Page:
Saturday, April 11, 2015

Dancing Girl: For Wendy

She was gliding across the dance floor the first time I saw her, holding her arms out at shoulder height, moving into her partner’s spins. Her smile said it all: she enjoyed life. I watched her turn and dip, her eyes alight with the pleasure of her measured movements. I did not know her, then. I did not know that this young woman would slowly move into my life and claim a piece of my heart. Throughout the reception, whenever I saw her, Wendy was dancing.

Wendy is still dancing. In the years since I first admired her skills on the dance floor, my daughter Bonnie and Wendy have become fast friends. When both of their marriages fell apart, almost simultaneously, other friends did not understand, but Bonnie and Wendy had each other. When Wendy’s mother passed away in 2009, Bonnie offered me as a substitute. So Wendy was thrown into the family traditions of birthday phone calls and off-key renditions of song; she kept dancing.

Bonnie and I were in Baltimore on a mother-daughter weekend when Wendy called to say she had gotten engaged and wanted Bonnie to be in her wedding. It wasn't long after that when Bonnie and Jared made their own wedding plans and, of course, Wendy needed to be in the wedding. Both “my girls” wanted me to share in shopping for gowns and decorations and flowers and I, with a houseful of boys, was happy to oblige. Wendy and Ernie honored me by asking me to read one of the seven blessings at their wedding. Despite job losses and financial upheavals, whenever I saw Wendy, she was upbeat. She danced.

On March 17, 2015, the Dancing Girl received devastating news: breast cancer, stage 3. Wendy is only one of eight women nationwide who will develop some sort of cancer in their lifetimes. The relative risk of invasive cancer goes up as the woman gets older. At 35, Wendy had a 1 in 228 chance of developing some form of cancer, but that risk was heightened since her own mother had died from the disease.  In Wendy’s—and my daughter’s—age group, 7% have cancer.  And at 35, Wendy and Ernie had hoped to start a family soon, but chemotherapy may affect their chances of that hope becoming a reality.

Wendy is still dancing. She may not be spinning the circles she did years ago at Allison’s wedding, but she is still doing her level best to be positive about it all. Her oncologist has told her that she will not die of this cancer and that she will survive the treatments. But her chances of having children with her beloved Ernie will improve greatly if she has fertility treatments. Although Wendy does have health insurance, her co-pays, as she says “are ridiculous” and many treatments will not be covered. She is hoping to raise $20,000 through her “Super Wendy Saves the Ta Tas Campaign”. As of this writing, she has raised $2,105.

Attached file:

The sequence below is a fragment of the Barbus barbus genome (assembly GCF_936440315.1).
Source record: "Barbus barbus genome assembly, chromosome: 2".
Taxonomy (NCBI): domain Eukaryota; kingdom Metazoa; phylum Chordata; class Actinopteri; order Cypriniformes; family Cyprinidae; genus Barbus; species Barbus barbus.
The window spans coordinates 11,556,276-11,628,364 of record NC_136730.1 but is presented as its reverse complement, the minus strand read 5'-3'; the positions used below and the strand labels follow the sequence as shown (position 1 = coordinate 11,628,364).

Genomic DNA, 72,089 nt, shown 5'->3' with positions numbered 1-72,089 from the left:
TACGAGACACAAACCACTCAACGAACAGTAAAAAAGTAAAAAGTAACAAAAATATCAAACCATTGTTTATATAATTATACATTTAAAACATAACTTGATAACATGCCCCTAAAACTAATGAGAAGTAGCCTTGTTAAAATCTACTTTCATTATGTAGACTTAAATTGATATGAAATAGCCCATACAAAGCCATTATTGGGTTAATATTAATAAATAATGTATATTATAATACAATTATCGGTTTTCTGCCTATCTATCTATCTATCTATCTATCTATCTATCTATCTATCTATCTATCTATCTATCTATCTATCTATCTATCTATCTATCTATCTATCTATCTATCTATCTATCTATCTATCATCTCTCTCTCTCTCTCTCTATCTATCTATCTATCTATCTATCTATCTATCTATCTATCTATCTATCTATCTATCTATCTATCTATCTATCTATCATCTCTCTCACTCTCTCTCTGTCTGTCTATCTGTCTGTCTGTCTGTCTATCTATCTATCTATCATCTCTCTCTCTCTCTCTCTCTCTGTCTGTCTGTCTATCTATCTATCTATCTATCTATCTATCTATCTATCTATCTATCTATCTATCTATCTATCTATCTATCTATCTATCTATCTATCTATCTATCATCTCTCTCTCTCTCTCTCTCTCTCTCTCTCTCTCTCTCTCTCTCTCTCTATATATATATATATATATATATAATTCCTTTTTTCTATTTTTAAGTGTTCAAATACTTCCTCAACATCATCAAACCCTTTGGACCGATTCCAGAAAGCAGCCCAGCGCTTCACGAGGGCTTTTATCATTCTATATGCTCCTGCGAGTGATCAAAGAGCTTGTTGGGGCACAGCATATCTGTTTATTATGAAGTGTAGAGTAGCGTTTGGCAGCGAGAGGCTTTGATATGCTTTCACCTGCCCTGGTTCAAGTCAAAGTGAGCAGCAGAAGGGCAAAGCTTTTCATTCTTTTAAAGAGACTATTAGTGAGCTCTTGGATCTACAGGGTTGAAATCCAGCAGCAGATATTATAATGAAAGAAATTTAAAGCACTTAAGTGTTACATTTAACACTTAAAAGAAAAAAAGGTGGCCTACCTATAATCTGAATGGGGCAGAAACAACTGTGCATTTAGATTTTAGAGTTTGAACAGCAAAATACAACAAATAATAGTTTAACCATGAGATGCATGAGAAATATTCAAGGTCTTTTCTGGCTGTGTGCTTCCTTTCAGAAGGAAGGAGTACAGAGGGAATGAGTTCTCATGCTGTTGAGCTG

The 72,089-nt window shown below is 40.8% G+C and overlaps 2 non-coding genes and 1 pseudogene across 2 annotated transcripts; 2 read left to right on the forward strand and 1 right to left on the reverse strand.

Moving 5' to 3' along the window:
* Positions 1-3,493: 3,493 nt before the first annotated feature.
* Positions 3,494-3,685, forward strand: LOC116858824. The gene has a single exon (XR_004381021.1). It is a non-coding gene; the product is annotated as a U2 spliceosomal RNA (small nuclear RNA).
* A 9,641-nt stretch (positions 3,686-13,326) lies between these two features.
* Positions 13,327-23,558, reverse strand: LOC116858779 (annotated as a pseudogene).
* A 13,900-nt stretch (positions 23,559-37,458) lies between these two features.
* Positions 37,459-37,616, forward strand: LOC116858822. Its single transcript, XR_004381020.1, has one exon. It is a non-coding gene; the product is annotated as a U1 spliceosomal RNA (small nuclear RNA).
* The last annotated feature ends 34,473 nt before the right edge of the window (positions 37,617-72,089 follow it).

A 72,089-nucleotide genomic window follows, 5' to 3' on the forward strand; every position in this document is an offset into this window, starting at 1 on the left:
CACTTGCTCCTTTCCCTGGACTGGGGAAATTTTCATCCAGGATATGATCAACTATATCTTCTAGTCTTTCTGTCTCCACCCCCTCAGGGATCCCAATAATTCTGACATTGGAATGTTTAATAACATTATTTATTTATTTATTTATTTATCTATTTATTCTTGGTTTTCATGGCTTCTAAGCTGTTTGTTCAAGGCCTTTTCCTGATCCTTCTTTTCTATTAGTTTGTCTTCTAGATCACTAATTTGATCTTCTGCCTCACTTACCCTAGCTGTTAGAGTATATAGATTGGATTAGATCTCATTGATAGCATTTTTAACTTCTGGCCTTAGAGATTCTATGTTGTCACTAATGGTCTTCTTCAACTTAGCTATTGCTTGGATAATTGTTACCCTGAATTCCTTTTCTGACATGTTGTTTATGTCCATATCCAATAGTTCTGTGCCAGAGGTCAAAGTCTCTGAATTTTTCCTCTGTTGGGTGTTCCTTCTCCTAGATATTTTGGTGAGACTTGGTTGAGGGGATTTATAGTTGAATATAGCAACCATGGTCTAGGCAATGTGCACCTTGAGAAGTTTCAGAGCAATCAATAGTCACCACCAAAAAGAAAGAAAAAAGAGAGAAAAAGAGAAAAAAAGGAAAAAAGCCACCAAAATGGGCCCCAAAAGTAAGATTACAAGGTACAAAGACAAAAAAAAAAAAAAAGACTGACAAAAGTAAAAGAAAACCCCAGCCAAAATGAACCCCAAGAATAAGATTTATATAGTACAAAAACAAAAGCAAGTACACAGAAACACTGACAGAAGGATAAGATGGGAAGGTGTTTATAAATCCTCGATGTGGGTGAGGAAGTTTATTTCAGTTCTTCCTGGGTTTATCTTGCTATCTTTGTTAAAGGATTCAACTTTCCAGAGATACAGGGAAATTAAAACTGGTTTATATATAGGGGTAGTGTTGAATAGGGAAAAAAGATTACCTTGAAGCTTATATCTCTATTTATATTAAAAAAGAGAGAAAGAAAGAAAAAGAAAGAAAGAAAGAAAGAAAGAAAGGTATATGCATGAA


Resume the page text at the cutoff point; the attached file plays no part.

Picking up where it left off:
The cost of cancer treatments has increased in the last few years, although some new drugs are less expensive. But out of pocket costs can range from several hundred to $100,000, depending on the type of cancer and the treatments. It seems astounding, but as someone whose husband has needed much medical help not covered by health insurance--$12,000 this year alone—I know it to be true. I pray that Wendy’s campaign will net her the funds she needs.

But even more than money, Wendy and her husband Ernie need our support. So far, her girlfriends—who she calls “more like sisters” and her co-workers “the best in the world” are showering her with support in the way of cards, notes, teddy bears, tee shirts, and inspirational messages. It is wonderful to see, but not at all surprising for the girl who danced into many lives besides mine. 
Wendy is also blessed by her husband, Ernie. The statistics show that 25% (!) of men will leave a wife who has had a serious health diagnosis. Conversely, only 3% of women leave. Men are not raised, I suppose to be caregivers. Ernie is a wonderful exception. He will be by Wendy’s side every step of the way. And, whenever possible, one of Wendy’s support team will be there as well.

Wendy MartinelliWendy—now known as “Super Wendy” in Facebook circles—is going to beat cancer. We know it. We believe it. We look forward to it. And I will don a pink “Team Wendy” tee shirt and celebrate with the best of them. She will need to be “Super” in order to win the fight ahead of her. I will chant “Go, Super Wendy” as she crosses the finish line.

But, to my mother’s heart, she will always be the Dancing Girl.

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